Ends provide the summary that sharpens your point, perhaps raises other relate questions or previews upcoming posts.

Help me Help You:  the art and science of getting good WordPress support by Kathryn Presner (@zoonini)

WordPress help comes from volunteers not paid (and therefor accountable) employees.  Hence Kathryn’s advice – be nice and people will want to help you.  Act entitled or snarky, don’t expect a lot of help.  The point was emphasized with some real life examples. 

Other things you can do to help yourself get an answer to your question include: 

  • Provide a link to your site – I put this first because it’s important that helpers can look at your site and if get source code.
  • Present a clear goal – what you are trying to do
  • Be clear about the problem you are having and what you have already tried to fix the problem
  • The browser and version you are using
  • OS / device you are using
  • Version of WordPress
  • Anything unusual about your set-up
  • Screenshots of the issue.

Typography in Web Design.  Presented by Jasmine Vesque @jasminevesque

Fonts – just how exciting a topic can that be?  You might think it’s a recipe for a morning nap.   Not so fast…  Jasmine’s passion for the subject of fonts is contagious and so I learned a few interesting tidbits that will help me with my website. 

Font Selection considerations: 

  1. Readability – is the font easy to read and understand
  2. Don’t use multiple colours – it’s annoying which distracts the reader
  3. Use one font for headings, use another for the body
  4. Careful with colour usage – to make the point Jasmine had a slide with red type covered with a yellow highlight. 

There was also an introduction to fonts summarized in the table below:   

Font Type



Best use

Serif Little Feet and tails Garmond, Oldstand Headings
San-Serif No feet or tails Ariel Text
Display Sorry missed this Missed this too Short text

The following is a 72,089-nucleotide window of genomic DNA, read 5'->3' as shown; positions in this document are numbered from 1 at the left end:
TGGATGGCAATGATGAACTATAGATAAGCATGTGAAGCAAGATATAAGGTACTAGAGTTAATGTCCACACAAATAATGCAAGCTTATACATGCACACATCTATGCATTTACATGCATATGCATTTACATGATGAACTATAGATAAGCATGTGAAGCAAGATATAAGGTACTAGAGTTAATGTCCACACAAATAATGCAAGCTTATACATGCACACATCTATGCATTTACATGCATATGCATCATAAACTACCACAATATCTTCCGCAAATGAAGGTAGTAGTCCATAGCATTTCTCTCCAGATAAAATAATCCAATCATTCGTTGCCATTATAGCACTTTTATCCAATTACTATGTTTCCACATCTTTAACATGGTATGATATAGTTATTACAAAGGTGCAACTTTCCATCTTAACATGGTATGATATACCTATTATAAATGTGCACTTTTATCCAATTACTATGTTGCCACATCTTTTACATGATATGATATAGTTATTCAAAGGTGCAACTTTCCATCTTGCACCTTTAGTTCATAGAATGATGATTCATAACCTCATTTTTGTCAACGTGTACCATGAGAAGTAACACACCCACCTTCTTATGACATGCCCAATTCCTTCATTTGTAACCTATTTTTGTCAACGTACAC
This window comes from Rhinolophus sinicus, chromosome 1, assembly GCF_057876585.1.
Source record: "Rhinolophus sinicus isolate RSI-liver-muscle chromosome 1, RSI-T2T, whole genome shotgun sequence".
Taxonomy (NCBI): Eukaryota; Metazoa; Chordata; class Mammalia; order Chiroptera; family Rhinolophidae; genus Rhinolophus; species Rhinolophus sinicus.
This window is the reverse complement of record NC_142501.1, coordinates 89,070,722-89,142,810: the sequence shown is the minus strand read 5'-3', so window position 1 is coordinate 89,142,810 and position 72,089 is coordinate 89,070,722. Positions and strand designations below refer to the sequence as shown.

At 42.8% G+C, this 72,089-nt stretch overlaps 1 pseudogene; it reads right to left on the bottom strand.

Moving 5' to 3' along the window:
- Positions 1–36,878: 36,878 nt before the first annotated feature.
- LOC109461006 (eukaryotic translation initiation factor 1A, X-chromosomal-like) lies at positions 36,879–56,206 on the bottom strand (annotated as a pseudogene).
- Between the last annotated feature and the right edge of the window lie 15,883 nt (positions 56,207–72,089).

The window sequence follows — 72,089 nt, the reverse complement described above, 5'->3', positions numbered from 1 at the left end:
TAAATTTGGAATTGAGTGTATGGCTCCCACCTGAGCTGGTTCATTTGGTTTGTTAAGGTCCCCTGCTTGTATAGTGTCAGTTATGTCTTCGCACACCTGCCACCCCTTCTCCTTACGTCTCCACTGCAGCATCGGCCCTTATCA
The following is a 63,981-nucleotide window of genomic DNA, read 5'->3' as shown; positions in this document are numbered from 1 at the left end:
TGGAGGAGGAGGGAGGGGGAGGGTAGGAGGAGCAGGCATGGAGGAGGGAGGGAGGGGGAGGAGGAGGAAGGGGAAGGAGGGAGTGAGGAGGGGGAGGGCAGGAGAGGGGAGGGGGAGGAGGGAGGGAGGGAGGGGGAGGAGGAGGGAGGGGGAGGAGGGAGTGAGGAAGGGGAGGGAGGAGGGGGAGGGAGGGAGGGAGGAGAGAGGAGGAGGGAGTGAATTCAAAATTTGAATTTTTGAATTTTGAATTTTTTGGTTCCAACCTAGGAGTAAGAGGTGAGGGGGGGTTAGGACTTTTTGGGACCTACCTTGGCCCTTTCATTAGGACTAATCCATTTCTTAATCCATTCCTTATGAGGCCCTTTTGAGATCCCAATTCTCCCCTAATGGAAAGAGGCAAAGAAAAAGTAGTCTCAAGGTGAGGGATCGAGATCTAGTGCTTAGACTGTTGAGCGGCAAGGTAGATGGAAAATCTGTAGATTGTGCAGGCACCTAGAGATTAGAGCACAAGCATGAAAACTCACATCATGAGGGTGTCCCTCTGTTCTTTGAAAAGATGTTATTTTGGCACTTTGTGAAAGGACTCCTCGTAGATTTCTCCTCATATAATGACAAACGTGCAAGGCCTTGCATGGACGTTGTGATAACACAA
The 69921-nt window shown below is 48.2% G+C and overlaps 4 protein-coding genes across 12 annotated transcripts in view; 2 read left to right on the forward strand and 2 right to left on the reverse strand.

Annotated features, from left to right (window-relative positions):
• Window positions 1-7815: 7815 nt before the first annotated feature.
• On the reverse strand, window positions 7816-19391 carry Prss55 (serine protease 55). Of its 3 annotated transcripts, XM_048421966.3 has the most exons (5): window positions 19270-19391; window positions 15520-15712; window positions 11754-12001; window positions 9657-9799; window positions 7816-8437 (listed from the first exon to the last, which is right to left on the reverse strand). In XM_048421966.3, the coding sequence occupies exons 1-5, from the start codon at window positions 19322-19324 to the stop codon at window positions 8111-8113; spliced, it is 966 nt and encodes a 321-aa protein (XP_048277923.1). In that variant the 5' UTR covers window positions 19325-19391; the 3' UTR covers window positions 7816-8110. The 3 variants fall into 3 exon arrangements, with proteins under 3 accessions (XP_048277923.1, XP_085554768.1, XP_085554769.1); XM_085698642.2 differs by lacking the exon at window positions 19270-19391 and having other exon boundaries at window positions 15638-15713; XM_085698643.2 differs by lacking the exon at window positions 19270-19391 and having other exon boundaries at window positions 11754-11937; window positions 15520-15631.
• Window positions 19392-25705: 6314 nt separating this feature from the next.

Script / Handwriting Looks hand written. Missed this too Short text


WordPress Themes and Frameworks Explained.  Presented by Richard Martin @richardmartin

This session was a summary of how to pick a theme and a bit of a review of Richard’s two favourite theme providers; Woothemes and Gennis.

When selecting themes consider the kind of website you are building; a blog, a brochure or a store.  As you review themes consider things like your freedom in sidebar placement and what is needed in page templates:

  • Blog
  • Landing pages (can you remove the navigation which distracts visitors from your goal)
  • Columns
  • Home page design.

Introduction to WordPress by Rick Radko (@r3designforge)

This three hour pre conference introduction to WordPress was just enough to get a beginner user started.  I am more of a novice than beginner and there was a lot of value in this session for me.  For instance:    

  • Pages and Posts– Rick is the first person who has clearly explained to me the difference between a “post” and a “page”
    • o   Post – for blogs;  posts are collections that have date associations, categories and tags and can be searched by any of those criteria.  You can also sort by author and not usually on the website menu.
    • o   Pages are single (standalone) pieces of content without tags, categories or date associated.  They usually show up on site menus.
  • Images – use the Alt tags, they describe the image and help your SEO
  • PermaLinks are URLs – page codes that are numbers.  The numbers are meaningless to people and to SEO so Rick showed us how to customize URLs in the “Settings”.


Comments from speakers, other attendees welcome.  Please add anything you think I missed.